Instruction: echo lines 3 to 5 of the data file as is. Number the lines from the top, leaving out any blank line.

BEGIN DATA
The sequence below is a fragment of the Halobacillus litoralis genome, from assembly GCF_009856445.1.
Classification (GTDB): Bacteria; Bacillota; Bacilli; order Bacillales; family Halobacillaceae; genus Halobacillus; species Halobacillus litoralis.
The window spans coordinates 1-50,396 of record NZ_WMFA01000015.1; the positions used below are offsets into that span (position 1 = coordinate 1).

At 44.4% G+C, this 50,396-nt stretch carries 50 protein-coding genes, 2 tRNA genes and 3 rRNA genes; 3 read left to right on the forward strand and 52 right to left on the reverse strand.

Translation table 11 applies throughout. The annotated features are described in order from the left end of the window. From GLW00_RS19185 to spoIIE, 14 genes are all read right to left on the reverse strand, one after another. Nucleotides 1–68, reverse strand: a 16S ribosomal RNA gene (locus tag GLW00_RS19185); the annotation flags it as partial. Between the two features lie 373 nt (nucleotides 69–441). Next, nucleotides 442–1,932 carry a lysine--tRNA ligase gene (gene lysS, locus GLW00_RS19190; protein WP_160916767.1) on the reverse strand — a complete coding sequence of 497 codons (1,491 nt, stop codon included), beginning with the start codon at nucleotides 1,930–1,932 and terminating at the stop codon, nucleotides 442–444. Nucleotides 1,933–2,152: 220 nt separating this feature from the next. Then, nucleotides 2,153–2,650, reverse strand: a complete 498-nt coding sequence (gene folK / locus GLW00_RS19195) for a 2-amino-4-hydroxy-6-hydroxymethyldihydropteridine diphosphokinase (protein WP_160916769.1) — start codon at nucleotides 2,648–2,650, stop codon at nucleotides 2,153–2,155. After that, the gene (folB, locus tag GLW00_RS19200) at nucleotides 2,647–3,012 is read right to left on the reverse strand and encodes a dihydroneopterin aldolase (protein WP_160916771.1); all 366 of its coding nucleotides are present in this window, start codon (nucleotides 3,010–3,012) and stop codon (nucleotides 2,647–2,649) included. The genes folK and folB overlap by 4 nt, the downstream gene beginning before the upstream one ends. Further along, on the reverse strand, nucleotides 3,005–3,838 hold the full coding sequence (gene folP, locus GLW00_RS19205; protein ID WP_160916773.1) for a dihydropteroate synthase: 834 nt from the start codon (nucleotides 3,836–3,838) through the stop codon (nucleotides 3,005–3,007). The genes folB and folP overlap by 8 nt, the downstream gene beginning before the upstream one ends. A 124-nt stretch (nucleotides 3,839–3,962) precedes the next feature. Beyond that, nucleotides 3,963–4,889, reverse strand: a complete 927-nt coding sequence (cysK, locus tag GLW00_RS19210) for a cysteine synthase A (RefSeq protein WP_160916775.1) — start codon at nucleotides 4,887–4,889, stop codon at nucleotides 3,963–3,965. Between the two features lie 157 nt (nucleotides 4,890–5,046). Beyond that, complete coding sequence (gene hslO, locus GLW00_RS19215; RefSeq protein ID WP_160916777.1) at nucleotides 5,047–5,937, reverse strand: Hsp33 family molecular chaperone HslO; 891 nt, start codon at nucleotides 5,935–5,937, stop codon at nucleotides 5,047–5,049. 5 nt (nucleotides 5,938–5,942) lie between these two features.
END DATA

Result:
The window spans coordinates 1-50,396 of record NZ_WMFA01000015.1; the positions used below are offsets into that span (position 1 = coordinate 1).

At 44.4% G+C, this 50,396-nt stretch carries 50 protein-coding genes, 2 tRNA genes and 3 rRNA genes; 3 read left to right on the forward strand and 52 right to left on the reverse strand.

Translation table 11 applies throughout. The annotated features are described in order from the left end of the window. From GLW00_RS19185 to spoIIE, 14 genes are all read right to left on the reverse strand, one after another. Nucleotides 1–68, reverse strand: a 16S ribosomal RNA gene (locus tag GLW00_RS19185); the annotation flags it as partial. Between the two features lie 373 nt (nucleotides 69–441). Next, nucleotides 442–1,932 carry a lysine--tRNA ligase gene (gene lysS, locus GLW00_RS19190; protein WP_160916767.1) on the reverse strand — a complete coding sequence of 497 codons (1,491 nt, stop codon included), beginning with the start codon at nucleotides 1,930–1,932 and terminating at the stop codon, nucleotides 442–444. Nucleotides 1,933–2,152: 220 nt separating this feature from the next. Then, nucleotides 2,153–2,650, reverse strand: a complete 498-nt coding sequence (gene folK / locus GLW00_RS19195) for a 2-amino-4-hydroxy-6-hydroxymethyldihydropteridine diphosphokinase (protein WP_160916769.1) — start codon at nucleotides 2,648–2,650, stop codon at nucleotides 2,153–2,155. After that, the gene (folB, locus tag GLW00_RS19200) at nucleotides 2,647–3,012 is read right to left on the reverse strand and encodes a dihydroneopterin aldolase (protein WP_160916771.1); all 366 of its coding nucleotides are present in this window, start codon (nucleotides 3,010–3,012) and stop codon (nucleotides 2,647–2,649) included. The genes folK and folB overlap by 4 nt, the downstream gene beginning before the upstream one ends. Further along, on the reverse strand, nucleotides 3,005–3,838 hold the full coding sequence (gene folP, locus GLW00_RS19205; protein ID WP_160916773.1) for a dihydropteroate synthase: 834 nt from the start codon (nucleotides 3,836–3,838) through the stop codon (nucleotides 3,005–3,007). The genes folB and folP overlap by 8 nt, the downstream gene beginning before the upstream one ends. A 124-nt stretch (nucleotides 3,839–3,962) precedes the next feature. Beyond that, nucleotides 3,963–4,889, reverse strand: a complete 927-nt coding sequence (cysK, locus tag GLW00_RS19210) for a cysteine synthase A (RefSeq protein WP_160916775.1) — start codon at nucleotides 4,887–4,889, stop codon at nucleotides 3,963–3,965. Between the two features lie 157 nt (nucleotides 4,890–5,046). Beyond that, complete coding sequence (gene hslO, locus GLW00_RS19215; RefSeq protein ID WP_160916777.1) at nucleotides 5,047–5,937, reverse strand: Hsp33 family molecular chaperone HslO; 891 nt, start codon at nucleotides 5,935–5,937, stop codon at nucleotides 5,047–5,049. 5 nt (nucleotides 5,938–5,942) lie between these two features.